Richard II: by Shakespeare - Summary

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      The Life and Death of Richard II is a historical tragedy by William Shakespeare, published in two good Quartos in 1597 and 1608 (Q4) before the First Folio of 1623. The main source is Holiushed’s Chronicles.

      The play, Richard II opens with the conflict of two powerful noblemen, Thomas Mowbray, Duke of Norfolk and Henry Bolingbroke, Earl of Hereford. Richard II orders them to settle their differences in a duel at Coventry. With all preparations made, the king suddenly intervenes and banishes both men. Bolingbroke’s resentment is exacerbated when Richard takes advantage of John of Gaunt’s death to confiscate Bolingbroke’s inheritance. He needs the money to finance his Irish wars. But the confiscation gives the calculating Bolingbroke a pretext for bringing an invading force to England. He receives sufficient support from English lords, overtaxed to gratify Richard’s extravagance, to encourage In to claim the throne. In a famous scene, the histrionic Richard stages his own deposition. He is then confined to Pomfret Castle, where he reflects on the divine right of kings. Threatened by conspiracies, Bolingbroke exercises a diplomacy and discipline that distinguish him from the deposed king. Sir Pierce of Exton, interpreting Bolingbroke’s secret wishes, kills Richard II at Pomfret, but is repudiated by Bolingbroke, now firmly enthroned as Henry IV The play ends with the new kings expressed intention to epiate the regicide by making a pilgrimage to the holy land.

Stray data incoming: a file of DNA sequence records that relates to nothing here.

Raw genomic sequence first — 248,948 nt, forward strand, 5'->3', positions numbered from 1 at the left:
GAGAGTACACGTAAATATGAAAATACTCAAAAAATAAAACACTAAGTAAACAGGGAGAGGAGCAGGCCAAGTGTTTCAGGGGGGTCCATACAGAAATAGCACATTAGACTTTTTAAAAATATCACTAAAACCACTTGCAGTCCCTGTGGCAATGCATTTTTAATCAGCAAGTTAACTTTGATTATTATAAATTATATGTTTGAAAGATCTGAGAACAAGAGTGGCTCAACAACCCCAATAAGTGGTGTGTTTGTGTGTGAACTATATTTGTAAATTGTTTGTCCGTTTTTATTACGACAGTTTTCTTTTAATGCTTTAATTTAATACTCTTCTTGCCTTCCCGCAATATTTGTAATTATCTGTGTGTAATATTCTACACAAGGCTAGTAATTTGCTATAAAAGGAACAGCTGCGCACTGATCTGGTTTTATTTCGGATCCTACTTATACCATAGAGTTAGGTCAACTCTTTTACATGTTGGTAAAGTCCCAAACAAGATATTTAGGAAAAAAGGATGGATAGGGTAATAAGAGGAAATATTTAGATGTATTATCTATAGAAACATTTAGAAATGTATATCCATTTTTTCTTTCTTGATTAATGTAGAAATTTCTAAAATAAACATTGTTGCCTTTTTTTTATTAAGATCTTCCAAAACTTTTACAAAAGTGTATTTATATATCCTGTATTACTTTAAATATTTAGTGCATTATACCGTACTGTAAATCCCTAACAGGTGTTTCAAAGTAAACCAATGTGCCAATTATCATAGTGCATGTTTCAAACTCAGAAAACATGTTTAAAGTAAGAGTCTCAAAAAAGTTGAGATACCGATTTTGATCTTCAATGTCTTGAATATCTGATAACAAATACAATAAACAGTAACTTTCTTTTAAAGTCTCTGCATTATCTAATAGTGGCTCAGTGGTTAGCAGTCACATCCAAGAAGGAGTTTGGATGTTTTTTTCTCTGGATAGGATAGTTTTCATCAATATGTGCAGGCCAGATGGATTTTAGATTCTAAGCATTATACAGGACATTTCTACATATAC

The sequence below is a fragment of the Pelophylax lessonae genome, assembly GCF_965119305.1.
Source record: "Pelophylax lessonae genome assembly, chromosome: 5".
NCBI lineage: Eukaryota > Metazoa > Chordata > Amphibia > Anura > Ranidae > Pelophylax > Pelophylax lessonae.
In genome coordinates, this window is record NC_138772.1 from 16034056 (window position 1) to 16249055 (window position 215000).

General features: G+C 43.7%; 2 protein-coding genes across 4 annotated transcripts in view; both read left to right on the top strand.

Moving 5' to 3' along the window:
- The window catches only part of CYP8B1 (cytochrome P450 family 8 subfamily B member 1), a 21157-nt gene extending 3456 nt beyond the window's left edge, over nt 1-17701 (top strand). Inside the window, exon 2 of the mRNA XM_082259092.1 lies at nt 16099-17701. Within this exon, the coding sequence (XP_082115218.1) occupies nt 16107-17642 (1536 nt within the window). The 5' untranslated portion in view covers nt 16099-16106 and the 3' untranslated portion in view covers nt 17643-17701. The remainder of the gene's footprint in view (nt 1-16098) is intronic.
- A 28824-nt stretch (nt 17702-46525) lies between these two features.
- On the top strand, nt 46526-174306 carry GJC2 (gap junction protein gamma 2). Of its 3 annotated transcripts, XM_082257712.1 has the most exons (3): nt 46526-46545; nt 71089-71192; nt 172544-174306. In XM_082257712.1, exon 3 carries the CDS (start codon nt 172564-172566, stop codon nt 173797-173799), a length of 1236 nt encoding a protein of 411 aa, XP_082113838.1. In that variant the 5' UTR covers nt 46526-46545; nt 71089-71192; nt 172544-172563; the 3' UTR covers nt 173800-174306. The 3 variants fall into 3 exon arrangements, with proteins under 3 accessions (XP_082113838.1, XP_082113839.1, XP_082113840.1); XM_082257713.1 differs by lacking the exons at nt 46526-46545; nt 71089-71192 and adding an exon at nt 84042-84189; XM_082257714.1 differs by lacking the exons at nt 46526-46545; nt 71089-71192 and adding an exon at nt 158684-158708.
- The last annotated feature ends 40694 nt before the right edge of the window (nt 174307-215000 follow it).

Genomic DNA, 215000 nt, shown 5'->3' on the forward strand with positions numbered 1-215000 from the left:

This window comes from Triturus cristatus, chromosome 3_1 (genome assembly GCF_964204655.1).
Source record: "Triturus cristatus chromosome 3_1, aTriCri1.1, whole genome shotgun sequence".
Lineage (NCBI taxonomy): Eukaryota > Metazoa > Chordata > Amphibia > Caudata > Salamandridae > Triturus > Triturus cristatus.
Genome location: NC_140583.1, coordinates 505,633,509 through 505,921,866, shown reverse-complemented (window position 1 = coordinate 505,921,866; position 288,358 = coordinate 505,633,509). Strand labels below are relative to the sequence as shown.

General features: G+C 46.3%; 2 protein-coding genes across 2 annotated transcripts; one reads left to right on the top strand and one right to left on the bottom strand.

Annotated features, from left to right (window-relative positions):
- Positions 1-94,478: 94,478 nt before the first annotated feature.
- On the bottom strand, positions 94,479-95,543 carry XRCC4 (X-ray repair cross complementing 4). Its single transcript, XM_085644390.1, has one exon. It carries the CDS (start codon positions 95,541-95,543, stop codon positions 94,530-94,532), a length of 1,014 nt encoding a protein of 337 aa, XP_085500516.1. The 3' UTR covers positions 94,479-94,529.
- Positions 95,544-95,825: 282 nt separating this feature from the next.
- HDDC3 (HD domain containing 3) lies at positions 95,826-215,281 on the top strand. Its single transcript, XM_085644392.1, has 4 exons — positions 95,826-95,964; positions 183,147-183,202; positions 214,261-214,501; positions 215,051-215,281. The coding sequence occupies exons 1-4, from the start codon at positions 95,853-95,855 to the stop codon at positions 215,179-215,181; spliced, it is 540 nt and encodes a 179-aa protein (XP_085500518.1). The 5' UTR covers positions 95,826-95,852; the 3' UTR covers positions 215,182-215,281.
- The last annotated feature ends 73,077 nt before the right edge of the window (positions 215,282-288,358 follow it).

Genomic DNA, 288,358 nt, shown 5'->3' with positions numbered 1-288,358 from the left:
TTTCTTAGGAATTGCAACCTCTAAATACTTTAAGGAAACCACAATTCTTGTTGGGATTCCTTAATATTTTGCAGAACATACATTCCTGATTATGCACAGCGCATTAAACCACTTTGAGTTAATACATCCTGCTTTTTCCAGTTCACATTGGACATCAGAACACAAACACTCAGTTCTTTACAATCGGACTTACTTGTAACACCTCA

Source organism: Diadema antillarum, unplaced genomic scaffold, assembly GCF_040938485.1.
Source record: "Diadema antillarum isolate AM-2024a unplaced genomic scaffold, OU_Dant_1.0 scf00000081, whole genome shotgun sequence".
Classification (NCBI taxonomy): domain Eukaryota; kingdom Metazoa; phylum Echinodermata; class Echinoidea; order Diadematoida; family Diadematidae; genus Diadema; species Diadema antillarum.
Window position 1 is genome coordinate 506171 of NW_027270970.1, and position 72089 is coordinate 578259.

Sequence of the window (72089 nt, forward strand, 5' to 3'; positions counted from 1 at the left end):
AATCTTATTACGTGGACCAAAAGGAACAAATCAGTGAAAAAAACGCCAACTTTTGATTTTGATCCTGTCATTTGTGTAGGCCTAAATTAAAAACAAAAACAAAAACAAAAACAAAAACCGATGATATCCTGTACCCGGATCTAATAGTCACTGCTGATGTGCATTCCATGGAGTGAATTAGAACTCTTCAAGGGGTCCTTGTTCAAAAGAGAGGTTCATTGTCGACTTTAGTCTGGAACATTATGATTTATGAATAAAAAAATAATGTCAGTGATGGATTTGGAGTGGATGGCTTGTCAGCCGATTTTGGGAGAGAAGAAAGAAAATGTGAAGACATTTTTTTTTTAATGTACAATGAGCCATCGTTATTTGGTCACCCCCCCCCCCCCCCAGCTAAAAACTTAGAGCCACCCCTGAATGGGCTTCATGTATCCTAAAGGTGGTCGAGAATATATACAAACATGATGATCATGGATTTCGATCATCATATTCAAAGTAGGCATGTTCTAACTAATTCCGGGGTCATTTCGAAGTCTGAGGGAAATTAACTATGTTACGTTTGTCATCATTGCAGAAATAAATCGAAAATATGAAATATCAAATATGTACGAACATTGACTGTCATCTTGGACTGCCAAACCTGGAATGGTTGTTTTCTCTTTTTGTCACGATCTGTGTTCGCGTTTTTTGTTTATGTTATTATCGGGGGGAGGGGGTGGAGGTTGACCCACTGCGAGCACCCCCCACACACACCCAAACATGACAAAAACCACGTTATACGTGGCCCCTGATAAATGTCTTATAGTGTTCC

Richard II, because it deals with the deposition of an anointed king, was a controversial play. Shakespeare’s company earned the queen’s displeasure by performing it on the eve of the Early of Essex’s rebellion in 1601. Shakespeare, conscious of the notoriety of Marlowe’s Edward II wrote it as the tragedy of a misguided king. Although it stands as the first of sequence of English history plays, to be completed by the two parts of Henry IV and by Henry it was written as a single tragedy.

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